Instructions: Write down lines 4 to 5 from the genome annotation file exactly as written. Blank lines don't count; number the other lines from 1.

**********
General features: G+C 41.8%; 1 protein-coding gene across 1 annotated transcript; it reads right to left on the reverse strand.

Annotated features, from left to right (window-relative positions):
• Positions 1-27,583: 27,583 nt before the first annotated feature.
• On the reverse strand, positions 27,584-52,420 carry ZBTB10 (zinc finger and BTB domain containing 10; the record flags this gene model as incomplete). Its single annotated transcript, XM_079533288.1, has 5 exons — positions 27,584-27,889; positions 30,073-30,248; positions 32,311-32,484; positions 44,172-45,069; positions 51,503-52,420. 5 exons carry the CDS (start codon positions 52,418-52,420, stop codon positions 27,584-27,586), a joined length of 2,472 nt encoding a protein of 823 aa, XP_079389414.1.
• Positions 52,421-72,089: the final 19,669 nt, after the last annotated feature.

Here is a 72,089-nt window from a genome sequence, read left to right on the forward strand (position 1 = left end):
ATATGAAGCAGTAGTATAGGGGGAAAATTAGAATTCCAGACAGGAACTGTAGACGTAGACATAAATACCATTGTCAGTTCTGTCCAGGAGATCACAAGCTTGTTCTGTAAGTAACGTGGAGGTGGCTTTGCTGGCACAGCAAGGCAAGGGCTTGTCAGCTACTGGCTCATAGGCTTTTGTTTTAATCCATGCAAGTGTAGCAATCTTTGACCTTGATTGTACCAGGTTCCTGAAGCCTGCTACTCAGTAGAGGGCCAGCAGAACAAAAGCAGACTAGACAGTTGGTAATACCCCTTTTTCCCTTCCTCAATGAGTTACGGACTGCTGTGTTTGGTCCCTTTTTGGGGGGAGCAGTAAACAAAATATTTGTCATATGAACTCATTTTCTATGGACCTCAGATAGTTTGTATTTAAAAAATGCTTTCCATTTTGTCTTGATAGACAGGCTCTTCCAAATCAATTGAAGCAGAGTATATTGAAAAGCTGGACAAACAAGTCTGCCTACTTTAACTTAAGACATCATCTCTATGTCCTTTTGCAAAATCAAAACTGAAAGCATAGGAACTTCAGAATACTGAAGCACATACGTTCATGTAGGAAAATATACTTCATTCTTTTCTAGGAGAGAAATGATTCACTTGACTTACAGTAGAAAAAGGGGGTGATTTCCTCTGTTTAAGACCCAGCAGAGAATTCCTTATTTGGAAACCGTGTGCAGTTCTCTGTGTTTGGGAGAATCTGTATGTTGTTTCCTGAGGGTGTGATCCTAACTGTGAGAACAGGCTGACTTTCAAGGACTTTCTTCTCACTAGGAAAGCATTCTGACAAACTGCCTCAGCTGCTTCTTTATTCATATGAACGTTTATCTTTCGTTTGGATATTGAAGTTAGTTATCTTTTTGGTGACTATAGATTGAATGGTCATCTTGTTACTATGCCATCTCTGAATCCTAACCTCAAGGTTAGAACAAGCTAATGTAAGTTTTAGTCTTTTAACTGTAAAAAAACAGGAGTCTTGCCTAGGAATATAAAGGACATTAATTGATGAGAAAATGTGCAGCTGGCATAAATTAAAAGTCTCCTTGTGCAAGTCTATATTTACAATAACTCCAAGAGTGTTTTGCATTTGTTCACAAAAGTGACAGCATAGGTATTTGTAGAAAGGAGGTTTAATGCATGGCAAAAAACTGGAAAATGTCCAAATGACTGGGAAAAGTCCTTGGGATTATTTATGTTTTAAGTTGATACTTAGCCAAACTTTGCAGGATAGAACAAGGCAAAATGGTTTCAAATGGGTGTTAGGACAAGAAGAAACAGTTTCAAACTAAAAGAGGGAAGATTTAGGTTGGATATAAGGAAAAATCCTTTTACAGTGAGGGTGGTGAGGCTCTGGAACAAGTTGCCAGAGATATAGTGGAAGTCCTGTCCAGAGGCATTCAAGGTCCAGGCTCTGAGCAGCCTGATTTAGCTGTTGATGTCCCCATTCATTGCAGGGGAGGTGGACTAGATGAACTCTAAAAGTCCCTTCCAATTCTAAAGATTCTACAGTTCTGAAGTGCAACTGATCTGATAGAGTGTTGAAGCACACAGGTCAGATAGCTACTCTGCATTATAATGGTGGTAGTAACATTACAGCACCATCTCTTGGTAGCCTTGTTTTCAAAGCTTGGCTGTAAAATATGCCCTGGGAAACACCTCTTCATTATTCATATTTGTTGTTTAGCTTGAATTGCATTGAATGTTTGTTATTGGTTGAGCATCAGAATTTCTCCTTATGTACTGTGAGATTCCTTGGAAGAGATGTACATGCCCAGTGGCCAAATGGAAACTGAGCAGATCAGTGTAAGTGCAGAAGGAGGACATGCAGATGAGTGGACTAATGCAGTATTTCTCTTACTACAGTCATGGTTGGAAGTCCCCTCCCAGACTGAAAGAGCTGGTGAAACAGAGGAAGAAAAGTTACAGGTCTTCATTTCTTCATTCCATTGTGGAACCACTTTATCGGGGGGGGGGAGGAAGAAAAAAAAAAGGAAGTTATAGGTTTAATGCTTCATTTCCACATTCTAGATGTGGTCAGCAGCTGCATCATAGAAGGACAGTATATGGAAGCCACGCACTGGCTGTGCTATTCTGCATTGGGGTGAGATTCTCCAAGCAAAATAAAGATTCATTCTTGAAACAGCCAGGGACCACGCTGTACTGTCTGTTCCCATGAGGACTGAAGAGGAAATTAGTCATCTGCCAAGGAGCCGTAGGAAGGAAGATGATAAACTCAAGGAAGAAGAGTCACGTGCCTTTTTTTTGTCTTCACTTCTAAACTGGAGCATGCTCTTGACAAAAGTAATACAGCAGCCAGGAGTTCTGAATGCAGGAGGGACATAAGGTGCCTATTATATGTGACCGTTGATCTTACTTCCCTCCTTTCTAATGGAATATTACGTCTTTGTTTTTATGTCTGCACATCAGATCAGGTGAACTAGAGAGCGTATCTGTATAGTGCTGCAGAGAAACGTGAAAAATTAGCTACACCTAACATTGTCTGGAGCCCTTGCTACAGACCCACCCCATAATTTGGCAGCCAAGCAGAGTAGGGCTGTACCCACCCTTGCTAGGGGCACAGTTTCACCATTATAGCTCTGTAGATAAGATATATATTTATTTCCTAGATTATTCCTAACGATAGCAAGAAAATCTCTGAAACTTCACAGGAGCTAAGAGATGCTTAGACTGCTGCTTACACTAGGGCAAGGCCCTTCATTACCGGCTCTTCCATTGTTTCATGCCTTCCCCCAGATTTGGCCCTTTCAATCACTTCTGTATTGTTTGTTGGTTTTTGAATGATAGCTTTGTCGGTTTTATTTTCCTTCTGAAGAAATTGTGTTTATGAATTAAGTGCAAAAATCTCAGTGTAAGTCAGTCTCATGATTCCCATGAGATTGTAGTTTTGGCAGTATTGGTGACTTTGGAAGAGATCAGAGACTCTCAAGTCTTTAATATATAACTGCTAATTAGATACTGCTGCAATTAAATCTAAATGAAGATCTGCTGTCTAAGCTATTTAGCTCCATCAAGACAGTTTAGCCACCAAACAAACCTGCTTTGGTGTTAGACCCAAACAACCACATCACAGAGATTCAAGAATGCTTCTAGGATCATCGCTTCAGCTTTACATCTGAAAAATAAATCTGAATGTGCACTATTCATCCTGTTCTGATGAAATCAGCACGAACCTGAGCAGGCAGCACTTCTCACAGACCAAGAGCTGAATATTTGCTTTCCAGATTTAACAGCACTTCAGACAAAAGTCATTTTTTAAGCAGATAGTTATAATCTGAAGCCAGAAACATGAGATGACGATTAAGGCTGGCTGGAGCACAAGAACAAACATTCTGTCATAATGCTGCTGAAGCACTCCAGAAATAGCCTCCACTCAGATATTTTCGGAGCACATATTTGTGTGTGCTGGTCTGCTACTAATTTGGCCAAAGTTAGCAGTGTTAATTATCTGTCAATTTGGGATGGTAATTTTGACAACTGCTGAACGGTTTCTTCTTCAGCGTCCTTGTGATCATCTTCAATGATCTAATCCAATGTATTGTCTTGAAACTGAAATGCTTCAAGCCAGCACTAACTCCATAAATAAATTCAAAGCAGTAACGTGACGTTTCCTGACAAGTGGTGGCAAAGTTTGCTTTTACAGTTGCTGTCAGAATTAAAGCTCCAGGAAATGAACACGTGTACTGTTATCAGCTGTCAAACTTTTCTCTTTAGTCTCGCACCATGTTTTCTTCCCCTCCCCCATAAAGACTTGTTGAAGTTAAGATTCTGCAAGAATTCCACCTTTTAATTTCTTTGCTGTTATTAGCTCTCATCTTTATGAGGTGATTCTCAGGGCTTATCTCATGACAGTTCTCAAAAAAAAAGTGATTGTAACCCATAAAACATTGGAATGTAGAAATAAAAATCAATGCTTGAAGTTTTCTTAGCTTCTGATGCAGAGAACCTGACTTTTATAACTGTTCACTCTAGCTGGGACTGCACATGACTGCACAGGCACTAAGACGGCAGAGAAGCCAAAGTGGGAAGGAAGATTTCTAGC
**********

• On the reverse strand, positions 27,584-52,420 carry ZBTB10 (zinc finger and BTB domain containing 10; the record flags this gene model as incomplete). Its single annotated transcript, XM_079533288.1, has 5 exons — positions 27,584-27,889; positions 30,073-30,248; positions 32,311-32,484; positions 44,172-45,069; positions 51,503-52,420. 5 exons carry the CDS (start codon positions 52,418-52,420, stop codon positions 27,584-27,586), a joined length of 2,472 nt encoding a protein of 823 aa, XP_079389414.1.
• Positions 52,421-72,089: the final 19,669 nt, after the last annotated feature.